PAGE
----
2. Jet Fuel: 21.095 pounds CO2 per gallon or 2.527 kg CO2 per liter.
  3. Kerosene: 21.537 pounds CO2 per gallon or 2.580 kg CO2 per liter.

Most of the jet or commercial plane is using kerosene. Thus, the CO2 emission coefficient value of 2.58 kg/L will be used for all the calculation below.

Let’s assume that a person is about to travel for a distance of 1000 km. With this distance, how much CO2 will be emitted if he is:

1. Taking a private jet, Bombardier Learjet 45 Super-Light Business Jet.

  • Normal cruise speed = 846 km/h
  • Fuel consumption at average cruise = 579 L/h
  • Passenger capacity = 9 (max)
  • Fuel consumption per km = 579 ÷ 846 = 0.684 L/km

Thus, CO2 emission rate = 0.684 x 2.580 = 1.766 kg/km

2. Taking Airbus series, like

    a) Airbus A321

  • Cruising speed = 853 km/h
  • Fuel consumption = 3000 L/h
  • Passenger capacity = 189 (max)
  • Fuel consumption per km = 3000 ÷ 853 = 3.517 L/km

Thus, CO2 emission rate = 3.517 x 2.580 = 9.074 kg/km

    b) Airbus A320

  • Cruising speed = 853 km/h
  • Fuel consumption = 3025 L/h
  • Passenger capacity = 150 (max)
  • Fuel consumption per km = 3025 ÷ 853 = 3.546 L/km

Thus, CO2 emission rate = 3.546 x 2.580 = 9.149 kg/km

3. Taking Boeing series

    a) 737-400

  • Cruising speed = 809 km/h
  • Fuel consumption = 2377 kg/h or 2935 L/h (kerosene density = 0.81 kg/L)
  • Passenger capacity = 168 (max)
  • Fuel consumption per km = 2935 ÷ 809 = 3.628 L/km

Thus, CO2 emission rate = 3.628 x 2.580 = 9.360 kg/km

    b) 737-600

  • Cruising speed = 853 km/h
  • Fuel consumption = 1932 kg/h or 2385 L/h (kerosene density = 0.81 kg/L)
  • Passenger capacity = 145 (max)
  • Fuel consumption per km = 2385 ÷ 853 = 2.796 L/km

Thus, CO2 emission rate = 2.796 x 2.580 = 7.214 kg/km

    c) 747-400

  • Cruising speed = 910 km/h
  • Passenger capacity = 409 (max)
  • Fuel consumption per km = 11.875  L/km (5 gallon per mile)

Thus, CO2 emission rate = 11.875 x 2.580 = 30.638 kg/km

4. Taking SAS Airline. SAS Blue Airline offer the emission calculator which can be used to find out the CO2 emission for 3 types of flight: RJ100, RJ85 and MD90.

    a) RJ100

  • Passenger capacity = 99 (max)
  • Distance travelled = 1846 km (assuming from Helsinki to London Heathrow)
  • Fuel burned = 7442 L
  • CO2 emission = 18754 kg

Thus, CO2 emission rate = 18754 ÷ 1846 = 10. 159 kg/km

    b) RJ185

  • Passenger capacity = 84 (max)
  • Distance travelled = 1846 km (assuming from Helsinki to London Heathrow)
  • Fuel burned = 6904 L
  • CO2 emission = 17398 kg

Thus, CO2 emission rate = 17398 ÷ 1846 = 9.425 kg/km

    c) MD90

  • Passenger capacity = 166 (max)
  • Distance travelled = 1846 km (assuming from Helsinki to London Heathrow)
  • Fuel burned = 8461 L
  • CO2 emission = 21269 kg

Thus, CO2 emission rate = 21269 ÷ 1846 = 11.522 kg/km

All these emission rate will be normalized to the CO2 per person who travel 1000 km, on various type of aeroplanes. And assuming the average cabin factor of 70% (i.e. 70% out of full passenger capacity), the comparison is made in the table below:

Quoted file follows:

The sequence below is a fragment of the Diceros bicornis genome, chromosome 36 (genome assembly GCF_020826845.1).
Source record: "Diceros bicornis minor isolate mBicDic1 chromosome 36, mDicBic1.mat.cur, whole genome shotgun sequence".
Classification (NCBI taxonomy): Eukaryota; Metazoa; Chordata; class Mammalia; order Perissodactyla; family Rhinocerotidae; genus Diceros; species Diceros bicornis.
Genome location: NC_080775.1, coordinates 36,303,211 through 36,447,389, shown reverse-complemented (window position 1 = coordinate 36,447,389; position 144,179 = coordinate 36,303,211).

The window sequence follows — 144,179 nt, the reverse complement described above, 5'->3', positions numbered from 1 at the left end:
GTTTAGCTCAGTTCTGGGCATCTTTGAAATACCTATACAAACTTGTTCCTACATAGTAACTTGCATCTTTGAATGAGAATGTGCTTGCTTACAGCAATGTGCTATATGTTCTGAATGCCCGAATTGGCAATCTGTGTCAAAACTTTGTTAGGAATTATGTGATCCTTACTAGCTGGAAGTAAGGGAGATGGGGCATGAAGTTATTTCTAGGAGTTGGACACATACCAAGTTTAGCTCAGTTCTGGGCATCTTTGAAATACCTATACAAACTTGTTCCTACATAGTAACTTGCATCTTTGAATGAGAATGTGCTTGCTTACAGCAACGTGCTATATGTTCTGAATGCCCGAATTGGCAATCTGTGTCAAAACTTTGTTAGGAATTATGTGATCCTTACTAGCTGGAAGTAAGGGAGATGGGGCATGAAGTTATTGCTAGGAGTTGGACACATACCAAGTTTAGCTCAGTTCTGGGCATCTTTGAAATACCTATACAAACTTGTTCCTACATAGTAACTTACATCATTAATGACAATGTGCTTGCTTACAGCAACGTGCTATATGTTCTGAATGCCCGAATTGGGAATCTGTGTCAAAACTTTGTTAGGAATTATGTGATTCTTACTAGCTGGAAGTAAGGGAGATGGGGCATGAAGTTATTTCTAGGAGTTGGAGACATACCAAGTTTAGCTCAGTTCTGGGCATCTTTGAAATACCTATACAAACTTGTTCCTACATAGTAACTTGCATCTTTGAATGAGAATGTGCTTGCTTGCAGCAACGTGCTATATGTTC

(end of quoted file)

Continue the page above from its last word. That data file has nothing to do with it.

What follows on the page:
So, a range of 68.7 to 159.7 kg of CO2 is emitted for the same travelling distance, 1000km, depending on type of plane a person takes.

On another note, remember my ex-small compact car, Kelisa? On average, Kelisa emits 121g CO2 per km. For 1000km, 121kg of CO2 will emitted by this car. However, if it is more than 1 person in the same car, the CO2 emission per person will be reduced and smaller value than the plane.

Math! How much can the tree or forest sequester CO2?

Yes, I am intrigued by such question: how much really a tree or forest can capture or sequester the CO2 released anthropogenically (fossil fuel and natural gas being the primary target)?

Thus, I set out to search for the calculations, and awared that a lot of people are using tree/plant for CO2 sequesteration program, like in the carbon offset bussiness. This whole bussiness thing is a complex one, and my question is relatively a simple or crude one: how much CO2 is absorbed or sequestered by tree/plant or forest in a quantitative way?

Few values or data related to this field are found. Let’s start with the number from established organization like Environmental Protection Agency, US:

Claim#1: Afforestation: 0.6 to 2.6 metric tons of C per acre per year.
             Reforestation: 0.3 – 2.1 metric tons of C per acre per year.

Next, in this report, it is claimed that:

Claim#2 (a): … 1 m3 of growth in forest biomass (stem, roots, branches, etc.) absorbs 0.26 tCe (Brown et al., 1986), … the average rate of growth is 15 m3/ha/year. And,

Claim#2 (b): This is equivalent to 815 million (m^3) bone-dry tonnes of wood, which in turn corresponds to 0.41 GtCe.

Claim#2 (c): Assuming a yield for hardwoods of 35 m3/ha/year, this would mean sequestering about 9 tCe of CO2 /ha/year.

According this paper:

Claim#3: In addition, the rate of C sequestration based on biomass change in vegetation was recorded to assess the optimum land use that can absorb the carbon dioxide emitted by the power project. These are as follows: (a) tree plantations (10.09 tC/ha/yr) >coconut (4.78 tC/ha/yr) >brushland (4.29 tC/ha/yr) > (b) natural forest (0.92 tC/ha/yr).

Ok, now it is time to make all these data comparable, if possible:

Thus, let’s say if I need to plant the tree to capture or sequester the CO2 which spewed by my car, as calculated here, with a daily mileage of 25km and emitted roughly 1104.1 kg CO2, or 301.1 kg of Carbon equivalent (1 tonne Carbon equivalent = 3.667 tonnes CO2) per year, I would need: